In this study, children’s peer relationships in kindergarten were studied as part of the process of group formation, not as acquisition of individual social skills. The study aimed to gain a perspective on the meaning of “exclusion” and “conflict” among children. The results of this case study on the communication between children during free play are explained. First, children formed small groups with a certain shared feature, developing “assurance” relationships. At the same time, this assurance relationship group made “exclusion” if a member did not share the certain similar feature. However, this “assurance” boundary was not rigid. They gauged various relational possibilities through conflict and tried to understand the other through this process. The relationships that were a result of this process were called “general trust” relationships.

Keywords: peer, group, assurance, general trust, conflict
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Yabe Tomoko. Sharing Process of Musical Expression in Children’s Play.
Research on Early Childhood Care and Education in Japan, 2011, 49(2), 168-176.

This study focuses on the generation and the sharing process of musical expression in play by children. Based on observation in a 4-year-old public kindergarten class, the interaction of inner, outer and expressive worlds of children is studied, and three stages are derived. 1. In the relationship with friends, children tend to convey their feelings and images to others and produce new expressions. 2. Musical expression generated in play is copied by friends, then image and feelings are shared. 3. As musical expression synchronized by physical motion is repeated several times, it becomes rhythmic and melodic, and generates a new play with musical communication. The important factor in the three stages is the relationship with friends. It is essential for musical expression to be generated and developed when children are playing.

Keywords: Musical Expression, Play, Children, interaction of inner outer and expression world
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Yodogawa Yumi. Dialogue Change among 2-3-Year-Olds during Nursery School Lunch Time : Focusing on Address, Subjects, and the Evaluations of Subjects of “confirmation” Episodes.
Research on Early Childhood Care and Education in Japan, 2011, 49(2), 177-188.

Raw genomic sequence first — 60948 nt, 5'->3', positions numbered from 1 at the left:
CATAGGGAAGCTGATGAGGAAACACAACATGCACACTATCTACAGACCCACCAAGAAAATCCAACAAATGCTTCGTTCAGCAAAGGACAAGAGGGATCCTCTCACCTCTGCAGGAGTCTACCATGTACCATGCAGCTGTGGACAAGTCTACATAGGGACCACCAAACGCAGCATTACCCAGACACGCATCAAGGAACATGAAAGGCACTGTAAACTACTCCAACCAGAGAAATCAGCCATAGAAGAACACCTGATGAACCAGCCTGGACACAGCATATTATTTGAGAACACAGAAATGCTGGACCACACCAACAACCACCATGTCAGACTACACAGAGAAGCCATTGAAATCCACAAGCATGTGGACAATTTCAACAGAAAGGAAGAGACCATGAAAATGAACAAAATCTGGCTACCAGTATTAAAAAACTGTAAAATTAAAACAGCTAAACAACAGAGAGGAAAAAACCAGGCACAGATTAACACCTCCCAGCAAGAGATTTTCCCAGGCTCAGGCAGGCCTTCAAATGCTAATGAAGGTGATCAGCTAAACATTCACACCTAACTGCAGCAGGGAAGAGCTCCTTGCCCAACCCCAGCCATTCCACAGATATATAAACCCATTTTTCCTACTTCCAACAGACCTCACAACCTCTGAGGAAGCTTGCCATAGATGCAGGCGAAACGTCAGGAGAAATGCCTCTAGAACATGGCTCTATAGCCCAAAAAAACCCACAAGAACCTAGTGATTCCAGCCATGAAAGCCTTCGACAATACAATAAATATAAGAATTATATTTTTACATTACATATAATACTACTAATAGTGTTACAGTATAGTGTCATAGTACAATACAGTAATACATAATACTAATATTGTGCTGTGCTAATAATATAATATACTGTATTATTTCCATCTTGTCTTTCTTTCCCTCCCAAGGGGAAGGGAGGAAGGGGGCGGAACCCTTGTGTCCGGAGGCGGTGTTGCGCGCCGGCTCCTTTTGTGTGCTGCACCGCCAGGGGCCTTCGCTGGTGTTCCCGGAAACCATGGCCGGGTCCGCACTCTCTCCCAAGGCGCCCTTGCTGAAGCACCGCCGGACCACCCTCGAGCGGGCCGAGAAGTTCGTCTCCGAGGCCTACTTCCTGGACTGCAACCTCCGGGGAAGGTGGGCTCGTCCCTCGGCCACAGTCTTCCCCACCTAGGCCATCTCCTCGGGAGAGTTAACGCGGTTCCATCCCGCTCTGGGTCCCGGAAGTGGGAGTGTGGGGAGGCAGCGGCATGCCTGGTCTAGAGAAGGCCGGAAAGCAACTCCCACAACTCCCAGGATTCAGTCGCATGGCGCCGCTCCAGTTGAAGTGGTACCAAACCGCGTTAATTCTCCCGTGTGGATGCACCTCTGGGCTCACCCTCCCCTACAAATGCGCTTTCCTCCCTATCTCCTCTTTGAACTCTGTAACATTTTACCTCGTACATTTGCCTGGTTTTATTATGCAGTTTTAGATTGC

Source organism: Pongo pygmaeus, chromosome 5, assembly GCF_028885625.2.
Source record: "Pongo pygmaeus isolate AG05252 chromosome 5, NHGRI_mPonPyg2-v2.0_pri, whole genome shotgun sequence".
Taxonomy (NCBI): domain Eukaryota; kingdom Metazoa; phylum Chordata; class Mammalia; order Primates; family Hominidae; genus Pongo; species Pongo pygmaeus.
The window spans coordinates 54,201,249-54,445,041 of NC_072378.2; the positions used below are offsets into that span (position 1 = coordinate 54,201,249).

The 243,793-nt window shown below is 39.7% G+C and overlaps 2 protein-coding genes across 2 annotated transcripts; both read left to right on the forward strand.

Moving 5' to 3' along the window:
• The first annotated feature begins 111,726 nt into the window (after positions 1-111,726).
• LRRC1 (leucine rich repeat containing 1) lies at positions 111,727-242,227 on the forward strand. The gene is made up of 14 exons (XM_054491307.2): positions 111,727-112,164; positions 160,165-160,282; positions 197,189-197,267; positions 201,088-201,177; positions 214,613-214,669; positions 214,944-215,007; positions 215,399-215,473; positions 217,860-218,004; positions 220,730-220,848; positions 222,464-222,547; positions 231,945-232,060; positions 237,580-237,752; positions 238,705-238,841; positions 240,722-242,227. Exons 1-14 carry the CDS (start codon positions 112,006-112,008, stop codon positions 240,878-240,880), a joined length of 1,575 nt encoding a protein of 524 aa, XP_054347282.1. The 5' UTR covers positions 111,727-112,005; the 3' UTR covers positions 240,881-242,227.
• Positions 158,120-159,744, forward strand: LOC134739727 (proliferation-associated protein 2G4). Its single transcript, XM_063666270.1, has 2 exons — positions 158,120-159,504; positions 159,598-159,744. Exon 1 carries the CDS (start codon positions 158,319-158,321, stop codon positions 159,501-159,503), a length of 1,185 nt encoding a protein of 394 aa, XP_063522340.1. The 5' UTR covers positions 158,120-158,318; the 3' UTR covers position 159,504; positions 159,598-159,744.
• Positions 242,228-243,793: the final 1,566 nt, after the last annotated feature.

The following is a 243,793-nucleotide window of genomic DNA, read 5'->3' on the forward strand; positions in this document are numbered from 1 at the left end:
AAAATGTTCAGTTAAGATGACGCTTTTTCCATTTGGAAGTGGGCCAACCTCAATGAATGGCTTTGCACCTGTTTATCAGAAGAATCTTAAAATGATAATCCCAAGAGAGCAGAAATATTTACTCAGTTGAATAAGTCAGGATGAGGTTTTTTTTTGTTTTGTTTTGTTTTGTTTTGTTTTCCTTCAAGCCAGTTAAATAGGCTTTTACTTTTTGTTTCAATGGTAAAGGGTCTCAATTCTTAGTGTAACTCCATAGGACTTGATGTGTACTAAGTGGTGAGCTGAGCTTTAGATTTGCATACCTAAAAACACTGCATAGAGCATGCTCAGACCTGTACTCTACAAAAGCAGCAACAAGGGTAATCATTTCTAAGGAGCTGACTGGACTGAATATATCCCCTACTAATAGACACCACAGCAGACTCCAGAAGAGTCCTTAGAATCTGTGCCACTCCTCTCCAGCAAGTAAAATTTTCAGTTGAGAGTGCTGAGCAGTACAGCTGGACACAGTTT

This study aimed to elucidate changes in the dialogues among 2-3-year-old children during lunch at a nursery school. A 2-year-old class was participatory observed for 6 months. The episodes of “confirmation” were analyzed in terms of the addresses of utterances, subjects, and evaluative contents. As the study progressed, the number of episodes in which children received approving reactions from a specific child decreased and the number of episodes in which children received confirmatory reactions to explanations of how to hold a fork increased. The topics under discussion became more concrete, and more focused on the objects in sight. Despite the differences among subjects, sequential dyadic dialogues generally expanded to sequential triadic dialogues in terms of the addresses of utterances. Children were also more likely to share and respond to evaluation regarding other children over the course of the study.

Keywords: 2 – 3 -year-old children, peer dialogue, address, subject, qualitative analysis
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Nagase Yumiko, Kuramochi Kiyomi. The Relationship between “daily work” and “play” in the Kindergarten for preschoolers : Focusing on the “clean-up” scene.
Research on Early Childhood Care and Education in Japan, 2011, 49(2), 189-199.

It is important for children to acquire the basics of the way of life. “Clean-up” is one of the important habits of everyday life in the kindergarten. This study examined the change of the “clean-up” activity during the first semester and attempted to investigate the relationship between “clean-up” activity and “play” scene for children. The subjects were 28 preschoolers belonging to the 3-year-old class. They were observed from April to July (18 days in all). The class teacher of the subjects was interviewed. In July, most of the children were able to clean up their room when the teacher told them it was clean-up time. There were two factors which made the children shift smoothly from the play to “clean-up”. Firstly, they ended their play with satisfaction in their “clean-up”. Secondly, they found pleasure in the “clean-up” activity.